Sisters of St. Joseph of CarondeletNovember 27, 2021







Felicite Duras, The Countess de la Rochjacquelin

Associate membership with the Sisters of St. Joseph has a rich history, dating back to the time of our founding in seventeenth-century France when lay persons became spiritual companions and partners in service with the Sisters. In our Albany Province, individuals have made “formal” association with us for nearly 25 years, bringing the Gospel of Jesus to thousands through the CSJ charism of reconciliation and unifying love.

A Faithful Friend
Félicie de Duras, Comtesse of de la Rochejaquelein, is considered by many to be the first lay associate of the Sisters of St. Joseph. A philanthropist, a holy woman, and a great admirer of Mother St. John Fontbonne, the Countess assisted in the mission and ministry of the Sisters through her influential presence and through her generous financial contributions both to the Sisters in France and to the Sisters in the “New World.” The Countess dreamed of sending the Sisters of St. Joseph worldwide. In 1835, she wrote the following letter to Bishop Joseph Rosati of St. Louis:

Letter from Countess de la Rochejaquelein to Bishop Rosati, June 10, 1835

“I think the excellent Father Odin and the Vicar General of Lyons have written to you several times on the subject of the desire I have to send Sisters of St. Joseph to America. Your silence on this subject proves either that the letters did not reach you or that you are not anxious for this establishment. If, indeed, you have any objections to it, I wonder what they may be.

“It is not a vague idea to do a good work in America which has made me propose them to you. Protected by Divine Providence, in a singular manner, in all the difficulties and misfortunes to which I have been exposed, I promised God, in so far as He would deign to bless this design, to send six Sisters of St. Joseph to America to convert the savages, to teach their children and those of Protestant families, and to convert also those to whom the missionaries, too busy or too few, are able to make but passing visits. The reading of the Annals of the Propagation of the Faith made me shed tears over these harvests for which there are no laborers.

“These incomparable Sisters, once they are established, could be sent two by two into little villages, and there prepare the way for Baptism, First Communion and Confirmation. A settlement near the Indian territories, built on a rather wide plain, could be, after a short time, of the greatest advantage.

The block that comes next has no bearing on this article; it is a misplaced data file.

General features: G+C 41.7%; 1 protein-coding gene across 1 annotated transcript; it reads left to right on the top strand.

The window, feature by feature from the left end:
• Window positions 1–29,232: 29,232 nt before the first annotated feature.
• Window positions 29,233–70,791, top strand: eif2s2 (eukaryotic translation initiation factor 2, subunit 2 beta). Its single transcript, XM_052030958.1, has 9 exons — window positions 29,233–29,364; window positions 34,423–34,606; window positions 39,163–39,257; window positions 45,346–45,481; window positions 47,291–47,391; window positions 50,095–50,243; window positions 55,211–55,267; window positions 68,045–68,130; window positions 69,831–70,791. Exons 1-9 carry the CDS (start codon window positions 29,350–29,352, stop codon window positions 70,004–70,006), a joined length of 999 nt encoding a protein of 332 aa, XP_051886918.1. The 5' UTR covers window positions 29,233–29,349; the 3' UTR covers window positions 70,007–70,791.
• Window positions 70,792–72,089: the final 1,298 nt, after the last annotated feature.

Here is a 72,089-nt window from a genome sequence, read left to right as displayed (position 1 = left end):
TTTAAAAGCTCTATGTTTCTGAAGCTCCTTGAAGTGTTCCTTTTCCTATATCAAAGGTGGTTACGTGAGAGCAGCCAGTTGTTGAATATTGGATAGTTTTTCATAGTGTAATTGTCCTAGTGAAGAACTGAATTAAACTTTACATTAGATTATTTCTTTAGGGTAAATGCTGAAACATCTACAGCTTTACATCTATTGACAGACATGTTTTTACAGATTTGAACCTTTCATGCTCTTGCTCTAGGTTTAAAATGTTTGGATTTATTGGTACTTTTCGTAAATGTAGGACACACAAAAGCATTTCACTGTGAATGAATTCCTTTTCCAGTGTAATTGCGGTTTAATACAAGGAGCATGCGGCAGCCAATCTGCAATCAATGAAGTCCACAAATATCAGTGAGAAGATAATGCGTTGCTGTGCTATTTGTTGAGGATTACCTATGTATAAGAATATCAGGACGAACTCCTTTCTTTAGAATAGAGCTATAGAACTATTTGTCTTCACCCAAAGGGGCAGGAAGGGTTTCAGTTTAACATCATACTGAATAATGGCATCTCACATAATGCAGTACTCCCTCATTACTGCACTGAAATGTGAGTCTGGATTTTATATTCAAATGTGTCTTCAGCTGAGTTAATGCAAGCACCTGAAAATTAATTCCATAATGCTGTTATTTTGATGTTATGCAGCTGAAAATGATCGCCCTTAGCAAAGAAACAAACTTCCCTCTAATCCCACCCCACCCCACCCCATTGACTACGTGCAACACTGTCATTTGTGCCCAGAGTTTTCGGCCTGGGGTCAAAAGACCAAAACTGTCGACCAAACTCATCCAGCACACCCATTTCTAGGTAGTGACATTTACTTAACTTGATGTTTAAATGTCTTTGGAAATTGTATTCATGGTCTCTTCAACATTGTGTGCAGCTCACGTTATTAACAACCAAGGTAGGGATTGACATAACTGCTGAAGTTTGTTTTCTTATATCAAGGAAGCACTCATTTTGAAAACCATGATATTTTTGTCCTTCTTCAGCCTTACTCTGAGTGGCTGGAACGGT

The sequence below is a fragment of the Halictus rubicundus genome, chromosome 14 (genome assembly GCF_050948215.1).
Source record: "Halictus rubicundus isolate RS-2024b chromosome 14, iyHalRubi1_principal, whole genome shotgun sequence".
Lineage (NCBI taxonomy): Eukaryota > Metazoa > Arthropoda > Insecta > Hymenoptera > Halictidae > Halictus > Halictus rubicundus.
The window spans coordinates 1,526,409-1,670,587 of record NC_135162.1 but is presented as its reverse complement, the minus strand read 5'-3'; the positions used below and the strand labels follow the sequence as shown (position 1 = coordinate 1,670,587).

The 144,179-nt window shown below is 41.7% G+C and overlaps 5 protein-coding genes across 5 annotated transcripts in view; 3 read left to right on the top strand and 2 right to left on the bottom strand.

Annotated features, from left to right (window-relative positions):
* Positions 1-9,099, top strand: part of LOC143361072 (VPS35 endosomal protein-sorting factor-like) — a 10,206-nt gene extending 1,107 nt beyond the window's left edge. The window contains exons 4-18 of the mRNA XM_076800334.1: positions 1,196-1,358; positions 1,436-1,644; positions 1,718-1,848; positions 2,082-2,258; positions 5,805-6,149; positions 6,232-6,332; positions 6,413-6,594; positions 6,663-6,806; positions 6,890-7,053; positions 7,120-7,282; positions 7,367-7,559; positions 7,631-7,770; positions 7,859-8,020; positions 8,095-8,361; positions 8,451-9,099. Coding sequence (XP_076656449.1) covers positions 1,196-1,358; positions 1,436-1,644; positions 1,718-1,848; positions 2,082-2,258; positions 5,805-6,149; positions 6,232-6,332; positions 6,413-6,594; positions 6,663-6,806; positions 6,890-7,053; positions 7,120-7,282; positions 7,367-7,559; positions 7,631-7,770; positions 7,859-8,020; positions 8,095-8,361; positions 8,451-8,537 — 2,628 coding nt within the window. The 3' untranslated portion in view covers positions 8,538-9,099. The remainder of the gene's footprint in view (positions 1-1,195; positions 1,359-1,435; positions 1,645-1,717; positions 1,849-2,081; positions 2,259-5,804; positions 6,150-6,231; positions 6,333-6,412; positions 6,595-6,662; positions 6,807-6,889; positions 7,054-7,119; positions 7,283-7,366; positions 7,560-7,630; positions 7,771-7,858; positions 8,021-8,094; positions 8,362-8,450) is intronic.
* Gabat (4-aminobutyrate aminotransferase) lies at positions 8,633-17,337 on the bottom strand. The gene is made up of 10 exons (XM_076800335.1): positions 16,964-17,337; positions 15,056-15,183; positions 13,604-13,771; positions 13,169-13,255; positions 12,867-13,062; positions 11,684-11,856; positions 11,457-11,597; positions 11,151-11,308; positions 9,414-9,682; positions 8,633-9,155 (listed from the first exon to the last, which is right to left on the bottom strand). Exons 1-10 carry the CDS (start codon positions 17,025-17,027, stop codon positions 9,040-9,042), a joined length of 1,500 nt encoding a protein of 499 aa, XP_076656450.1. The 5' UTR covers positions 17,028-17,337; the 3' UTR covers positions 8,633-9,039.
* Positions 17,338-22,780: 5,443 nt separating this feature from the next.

“My Lord, perhaps you do not know the Sisters of St. Joseph. They … make perpetual vows. Their Rule obliges them to all the virtues of the cloister joined to those which exact and ardent charity for their fellow-beings. It was the first thought of St. Francis de Sales; one which he renounced, with sorrow, for his Visitation. Thus piety, interior recollection, self-denial, humility and prayer on the one hand, and on the other a devotion, without restriction, to all works of charity. They work in free schools, paid boarding houses, great hospitals, hospices for the elderly or abandoned children, jails, refuges for the poor, home care for the sick, the care of people with scabies and ringworm; in pharmacies, at manual labor, sewing and weaving.

“If you had seen, as I, their spirit of poverty and humility; it is evangelical. I have known them for thirteen years. I have established several convents and contributed to the establishment of others. The East of France is alive with the activity of these Sisters. I have sent them to the West. They are not numerous enough for the demands….

“My Lord, the spirit of the Congregation of Saint Joseph is something without precedent. It is this poverty and this lowliness which Our Lord taught, and which conquers the world. It seems to me that if I succeed in establishing the Sisters of St. Joseph in your America, near the savages, and near so many heretics in your diocese, I shall have done, during my life, something pleasing to God to win His mercy for my sins. I know what I have given is not enough, but I will give more, I will help; only say, My Lord, what you think is necessary for the beginning.

“I pray you to answer as soon as possible. I am anxious that the work be accomplished. Be persuaded that I am altogether unwilling to impose my views on you as to the place and the best means to be taken to accomplish this end. Do what you think best. I have but one desire; namely, that they not be far from the territory of the savages and that they work for the conversion of poor Indians and poor Protestants … for all unhappy sects….

“I am imposing on your time which is so valuable. Permit me to ask you to remember me to Madame Henrietta Kersaint, my cousin, a Religious of the Sacred Heart in Saint Louis. I ask her prayers and yours particularly, while begging you to accept my sentiments of respectful consideration and devotion in Our Lord.

“I have the honor of being your very humble and very obedient servant,

Félicite de Duras, Countess de la Rochejaquelein”



Sisters of St. Joseph of Carondelet • 385 Watervliet-Shaker Road • Latham, NY 12110-4799
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